Santa dropped by a nonprofit that assists blind and handicapped kids Friday. And he brought presents

The kids attending the Penrickton Center for Blind Children received a special gift on Friday.

A stop by Jolly Ole' Saint Nick. But more on that in a moment.

The kids at the center have very unique toys catered to their needs. Because blind and multi-disabled children require special tools and toys to learn, the program seeks out items that fit that niche. It's not exactly stuff you can purchase at any department store.

"You'll see some toys that might be unusual. Maracas or musical instruments, things that you can't find at your local Walmart or what used to be Toys "R" Us and things of that nature. So we have a lot of unique toys that are specifically designed to get our children to interact with them," said Kurt Sebaly, of the Penrickton Center for Blind Children.

The Taylor-based center has been open since 1957 and has run completely on donations. The non-profit's current need is a carpet renovation, which will come with the help of the Dearborn Fire Department, who hosts its annual burn drive to help kids who have been victims of fires, sick or dealing with other challenges.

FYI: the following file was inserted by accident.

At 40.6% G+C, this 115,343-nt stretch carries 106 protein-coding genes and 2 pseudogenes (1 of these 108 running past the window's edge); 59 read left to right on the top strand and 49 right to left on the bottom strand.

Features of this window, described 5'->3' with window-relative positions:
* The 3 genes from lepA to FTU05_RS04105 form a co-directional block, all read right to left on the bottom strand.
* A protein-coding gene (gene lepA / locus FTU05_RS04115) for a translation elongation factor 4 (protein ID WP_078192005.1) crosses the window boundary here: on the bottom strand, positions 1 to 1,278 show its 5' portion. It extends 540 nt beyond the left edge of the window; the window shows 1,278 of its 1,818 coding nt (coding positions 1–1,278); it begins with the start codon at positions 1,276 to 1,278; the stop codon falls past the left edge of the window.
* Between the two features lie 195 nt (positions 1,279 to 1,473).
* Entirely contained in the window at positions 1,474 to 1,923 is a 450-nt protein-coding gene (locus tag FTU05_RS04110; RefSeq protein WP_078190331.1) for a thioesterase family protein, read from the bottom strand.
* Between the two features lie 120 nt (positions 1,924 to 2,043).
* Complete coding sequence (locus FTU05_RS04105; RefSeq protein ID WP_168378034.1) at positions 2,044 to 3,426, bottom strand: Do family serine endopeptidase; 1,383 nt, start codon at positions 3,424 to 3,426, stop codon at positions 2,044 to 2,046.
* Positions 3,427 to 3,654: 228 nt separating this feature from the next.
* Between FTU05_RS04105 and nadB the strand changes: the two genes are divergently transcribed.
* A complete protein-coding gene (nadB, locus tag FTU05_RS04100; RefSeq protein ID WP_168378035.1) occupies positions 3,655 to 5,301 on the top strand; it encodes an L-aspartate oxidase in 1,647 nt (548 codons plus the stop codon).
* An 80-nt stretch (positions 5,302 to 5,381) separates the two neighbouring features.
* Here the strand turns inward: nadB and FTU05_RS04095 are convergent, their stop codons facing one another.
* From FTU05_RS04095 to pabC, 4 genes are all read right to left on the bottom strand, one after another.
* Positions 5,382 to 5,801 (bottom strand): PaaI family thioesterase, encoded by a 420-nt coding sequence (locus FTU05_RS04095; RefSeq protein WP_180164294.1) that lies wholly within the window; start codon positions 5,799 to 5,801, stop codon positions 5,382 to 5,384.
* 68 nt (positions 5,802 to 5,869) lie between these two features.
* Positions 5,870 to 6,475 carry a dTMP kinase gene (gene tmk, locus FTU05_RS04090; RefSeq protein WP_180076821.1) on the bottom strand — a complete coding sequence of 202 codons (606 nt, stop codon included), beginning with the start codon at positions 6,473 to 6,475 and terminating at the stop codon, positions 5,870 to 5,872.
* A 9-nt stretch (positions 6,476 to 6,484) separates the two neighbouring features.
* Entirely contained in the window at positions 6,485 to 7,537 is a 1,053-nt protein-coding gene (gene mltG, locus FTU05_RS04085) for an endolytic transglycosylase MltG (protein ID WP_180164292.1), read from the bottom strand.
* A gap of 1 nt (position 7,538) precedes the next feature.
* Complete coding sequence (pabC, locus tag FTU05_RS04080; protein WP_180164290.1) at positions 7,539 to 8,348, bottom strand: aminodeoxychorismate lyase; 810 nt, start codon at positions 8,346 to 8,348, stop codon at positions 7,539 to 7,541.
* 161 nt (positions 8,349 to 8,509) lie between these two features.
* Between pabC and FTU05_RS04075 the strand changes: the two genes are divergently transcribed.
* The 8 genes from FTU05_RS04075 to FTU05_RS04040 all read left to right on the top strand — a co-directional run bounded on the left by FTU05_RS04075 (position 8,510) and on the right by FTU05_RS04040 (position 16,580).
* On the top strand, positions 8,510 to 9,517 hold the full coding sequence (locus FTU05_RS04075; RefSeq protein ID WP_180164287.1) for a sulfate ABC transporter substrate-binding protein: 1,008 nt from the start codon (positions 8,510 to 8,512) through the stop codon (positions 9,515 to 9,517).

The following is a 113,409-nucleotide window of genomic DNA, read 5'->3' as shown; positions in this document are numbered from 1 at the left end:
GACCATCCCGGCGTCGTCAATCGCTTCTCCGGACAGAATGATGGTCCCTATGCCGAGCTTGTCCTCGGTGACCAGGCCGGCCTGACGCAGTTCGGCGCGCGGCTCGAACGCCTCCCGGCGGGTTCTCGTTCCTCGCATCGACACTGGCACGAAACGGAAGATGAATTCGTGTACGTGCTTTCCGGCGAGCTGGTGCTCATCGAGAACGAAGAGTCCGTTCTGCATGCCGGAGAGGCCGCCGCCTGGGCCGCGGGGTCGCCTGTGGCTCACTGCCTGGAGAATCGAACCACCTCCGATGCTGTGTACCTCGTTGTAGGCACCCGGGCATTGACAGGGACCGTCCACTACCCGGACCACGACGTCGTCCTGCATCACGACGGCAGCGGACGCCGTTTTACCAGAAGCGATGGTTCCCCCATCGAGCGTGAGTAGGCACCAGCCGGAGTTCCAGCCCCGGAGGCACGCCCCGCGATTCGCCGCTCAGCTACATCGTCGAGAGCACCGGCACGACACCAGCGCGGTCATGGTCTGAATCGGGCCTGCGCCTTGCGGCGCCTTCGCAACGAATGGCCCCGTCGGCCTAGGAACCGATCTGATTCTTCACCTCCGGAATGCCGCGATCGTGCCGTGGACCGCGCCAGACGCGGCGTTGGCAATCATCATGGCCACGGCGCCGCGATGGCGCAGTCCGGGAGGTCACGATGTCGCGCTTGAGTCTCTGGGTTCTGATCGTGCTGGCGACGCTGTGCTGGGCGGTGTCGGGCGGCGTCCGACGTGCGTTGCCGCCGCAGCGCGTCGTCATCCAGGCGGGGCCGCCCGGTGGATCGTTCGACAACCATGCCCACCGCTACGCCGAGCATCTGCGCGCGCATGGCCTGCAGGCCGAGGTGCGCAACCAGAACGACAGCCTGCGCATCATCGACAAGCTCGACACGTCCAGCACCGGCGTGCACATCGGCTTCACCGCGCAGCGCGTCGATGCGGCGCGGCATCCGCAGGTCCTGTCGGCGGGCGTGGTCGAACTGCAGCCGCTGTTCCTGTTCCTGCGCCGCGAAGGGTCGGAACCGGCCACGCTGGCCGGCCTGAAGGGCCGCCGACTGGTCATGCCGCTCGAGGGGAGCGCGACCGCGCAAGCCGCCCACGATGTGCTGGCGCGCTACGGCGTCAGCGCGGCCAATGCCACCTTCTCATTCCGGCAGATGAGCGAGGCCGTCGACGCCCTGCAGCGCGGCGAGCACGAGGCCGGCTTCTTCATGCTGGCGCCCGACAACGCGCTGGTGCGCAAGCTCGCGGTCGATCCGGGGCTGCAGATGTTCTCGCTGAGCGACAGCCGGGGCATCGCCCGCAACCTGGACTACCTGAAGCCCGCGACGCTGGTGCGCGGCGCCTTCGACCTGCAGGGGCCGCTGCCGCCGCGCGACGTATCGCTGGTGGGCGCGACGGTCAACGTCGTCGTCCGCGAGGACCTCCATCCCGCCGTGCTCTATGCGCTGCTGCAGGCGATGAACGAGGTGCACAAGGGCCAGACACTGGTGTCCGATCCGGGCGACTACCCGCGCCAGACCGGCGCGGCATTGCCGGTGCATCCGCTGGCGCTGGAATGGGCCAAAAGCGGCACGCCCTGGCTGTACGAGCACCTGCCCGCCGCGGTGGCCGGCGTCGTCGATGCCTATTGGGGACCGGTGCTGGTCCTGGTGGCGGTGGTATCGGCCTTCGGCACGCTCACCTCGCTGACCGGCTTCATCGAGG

Seems like a perfect fit doesn't it?

"We spend thousands and thousands of dollars. It's just all of the money we raise throughout the year like this place here, they're putting in new carpet and I think it was $7,000 so we're writing them a check for that so just things like that - it all adds up," said Chief Steve Worden. "But it comes from all the hard work throughout the year."

The Dearborn Fire Department has known Sebaly for a while, which catalyzed the arrangement. 

And it was taken to another level Friday when Santa Claus stopped by to treat the kids to a holiday surprise. And yes, he brought presents.

"It's always a fun event, they bring great gifts and what's interesting about the Dearborn firefighters is they bring a lot of new people. That's education for people in the area who've never been here and may have never heard of our services or the people. It's a chance to improve what the world sees and how we work with the children," said Sebaly.

The gifts included several of those specialized toys perfect for the kids. Not a dry eye was insight either.